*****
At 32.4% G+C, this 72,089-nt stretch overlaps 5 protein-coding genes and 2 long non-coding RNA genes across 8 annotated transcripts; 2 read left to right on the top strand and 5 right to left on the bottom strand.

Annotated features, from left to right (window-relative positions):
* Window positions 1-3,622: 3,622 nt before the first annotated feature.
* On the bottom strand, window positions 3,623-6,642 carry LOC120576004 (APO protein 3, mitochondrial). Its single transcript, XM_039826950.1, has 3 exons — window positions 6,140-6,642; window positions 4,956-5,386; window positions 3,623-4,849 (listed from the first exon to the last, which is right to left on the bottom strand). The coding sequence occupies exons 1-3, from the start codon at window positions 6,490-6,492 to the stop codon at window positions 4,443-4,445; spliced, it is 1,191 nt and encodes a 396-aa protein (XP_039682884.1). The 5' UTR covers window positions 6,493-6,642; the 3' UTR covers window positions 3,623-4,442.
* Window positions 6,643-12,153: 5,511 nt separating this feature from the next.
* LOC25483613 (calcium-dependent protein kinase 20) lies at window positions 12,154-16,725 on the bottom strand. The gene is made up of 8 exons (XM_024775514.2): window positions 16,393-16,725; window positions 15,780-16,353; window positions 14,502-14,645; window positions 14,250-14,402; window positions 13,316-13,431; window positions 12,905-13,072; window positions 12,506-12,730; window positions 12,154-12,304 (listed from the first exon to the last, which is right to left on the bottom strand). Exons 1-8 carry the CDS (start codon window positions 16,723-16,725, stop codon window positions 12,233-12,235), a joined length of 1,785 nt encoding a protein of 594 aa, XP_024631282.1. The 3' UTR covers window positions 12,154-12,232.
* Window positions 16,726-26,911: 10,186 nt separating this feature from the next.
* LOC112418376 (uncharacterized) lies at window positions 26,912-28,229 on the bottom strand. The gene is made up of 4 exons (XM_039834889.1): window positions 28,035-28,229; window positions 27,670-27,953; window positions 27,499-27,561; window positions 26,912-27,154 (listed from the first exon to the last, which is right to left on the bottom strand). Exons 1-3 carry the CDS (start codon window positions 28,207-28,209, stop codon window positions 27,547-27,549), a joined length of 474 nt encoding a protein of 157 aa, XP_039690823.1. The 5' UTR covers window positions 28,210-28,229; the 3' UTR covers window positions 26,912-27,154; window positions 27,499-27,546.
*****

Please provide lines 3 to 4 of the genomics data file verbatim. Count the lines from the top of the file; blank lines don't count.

* Window positions 1-3,622: 3,622 nt before the first annotated feature.
* On the bottom strand, window positions 3,623-6,642 carry LOC120576004 (APO protein 3, mitochondrial). Its single transcript, XM_039826950.1, has 3 exons — window positions 6,140-6,642; window positions 4,956-5,386; window positions 3,623-4,849 (listed from the first exon to the last, which is right to left on the bottom strand). The coding sequence occupies exons 1-3, from the start codon at window positions 6,490-6,492 to the stop codon at window positions 4,443-4,445; spliced, it is 1,191 nt and encodes a 396-aa protein (XP_039682884.1). The 5' UTR covers window positions 6,493-6,642; the 3' UTR covers window positions 3,623-4,442.